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Leadership – April 6, 2018

Hawaii Business Celebrates With 20 for the Next 20 Leaders

Photos: David Croxford

For a group of local emerging leaders, Thursday night was a time to celebrate, network and reflect on their dreams for Hawaii’s future.

They are part of Hawaii Business’ 20 for the Next 20 class of 2018 – men and women who the magazine believes will have a major impact on Hawaii in the next two decades.

“These people have already proven themselves with their accomplishments, intelligence, charisma, energy, leadership and passion, and we predict many more accomplishments in the future,” editor Steve Petranik said to this year’s cohort and their friends, families and colleagues at Vintage Cave Cafe.

Honorees were each presented with a plaque and an Alii Award – a pin whose design was inspired by the ahu ula feather cloaks and capes worn by Hawaiian royalty.

Emily Reber Porter, COO of The MacNaughton Group, said the recognition was an honor: “Now that I’ve been put into the spotlight a bit I feel even more pressure to do the right things, and I’m happy about that because it’s my intention.”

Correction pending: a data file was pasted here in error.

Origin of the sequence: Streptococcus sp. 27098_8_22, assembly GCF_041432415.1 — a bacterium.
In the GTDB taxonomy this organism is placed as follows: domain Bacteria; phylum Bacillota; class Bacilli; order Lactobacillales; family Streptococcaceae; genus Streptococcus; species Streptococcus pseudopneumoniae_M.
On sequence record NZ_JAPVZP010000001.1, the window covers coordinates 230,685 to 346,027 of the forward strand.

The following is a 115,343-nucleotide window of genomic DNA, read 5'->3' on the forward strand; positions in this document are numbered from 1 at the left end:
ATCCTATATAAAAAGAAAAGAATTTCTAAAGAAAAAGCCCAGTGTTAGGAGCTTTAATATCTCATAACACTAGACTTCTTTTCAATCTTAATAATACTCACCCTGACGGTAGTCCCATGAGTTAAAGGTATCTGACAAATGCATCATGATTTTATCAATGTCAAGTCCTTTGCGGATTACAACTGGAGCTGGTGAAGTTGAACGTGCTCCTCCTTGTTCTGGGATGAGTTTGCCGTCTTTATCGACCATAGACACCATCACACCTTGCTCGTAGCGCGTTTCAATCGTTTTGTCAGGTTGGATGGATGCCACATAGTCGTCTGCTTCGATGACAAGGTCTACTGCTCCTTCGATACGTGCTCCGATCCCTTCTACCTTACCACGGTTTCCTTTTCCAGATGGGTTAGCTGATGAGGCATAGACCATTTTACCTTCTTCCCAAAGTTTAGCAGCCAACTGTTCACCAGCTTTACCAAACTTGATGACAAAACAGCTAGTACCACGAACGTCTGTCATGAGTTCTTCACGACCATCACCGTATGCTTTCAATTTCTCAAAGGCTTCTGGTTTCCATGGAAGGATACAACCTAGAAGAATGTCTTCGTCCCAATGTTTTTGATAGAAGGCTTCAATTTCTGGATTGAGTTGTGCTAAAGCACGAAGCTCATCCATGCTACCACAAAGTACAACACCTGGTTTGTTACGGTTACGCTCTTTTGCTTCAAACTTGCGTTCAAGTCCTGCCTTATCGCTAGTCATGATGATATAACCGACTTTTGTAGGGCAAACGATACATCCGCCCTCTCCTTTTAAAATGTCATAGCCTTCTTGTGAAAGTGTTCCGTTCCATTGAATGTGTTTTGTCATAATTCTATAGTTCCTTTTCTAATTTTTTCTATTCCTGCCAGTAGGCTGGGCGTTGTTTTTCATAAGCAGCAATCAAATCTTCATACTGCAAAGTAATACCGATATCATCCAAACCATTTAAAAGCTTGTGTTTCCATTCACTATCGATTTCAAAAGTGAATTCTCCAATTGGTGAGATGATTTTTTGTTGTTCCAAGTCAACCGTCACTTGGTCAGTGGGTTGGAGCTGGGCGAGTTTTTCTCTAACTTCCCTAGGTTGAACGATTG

She added that the awards emphasize the importance of people making positive impacts in the broader community, not just their own worlds. “I think we are providing examples of setting goals and pushing to achieve them, which is something that many people in the community can relate and are already doing.”

Throughout the night, honorees networked with each other and their guests and shared their hopes and goals for the future.

Honoree Lyndsey Haraguchi-Nakayama of Hanalei Taro & Juice Co. said her goal is to shed light on farmers and the challenges they face with sustainability. For example, tsunamis and hurricanes pose threats to farmers who supply food to the community.

She and her father flew from Kauai to attend Thursday evening’s event, where she met the rest of the cohort for the first time.

“I think there’s a very solid group of young talent in Hawaii – individuals who are being recognized tonight and beyond that,” said honoree Ryan Nobriga of Hawaiian Dredging Construction Co. “So I think it’s something special to be a part of this group.”

His goal is to help the younger generation thrive.

Honoree Chris Kajioka of Senia Restaurant shares that goal. After all, he said, that’s part of his role as a restaurant owner – to make sure that everyone who works for him has a good work environment, a good life, but also learns as much as possible so they can pass that knowledge on.

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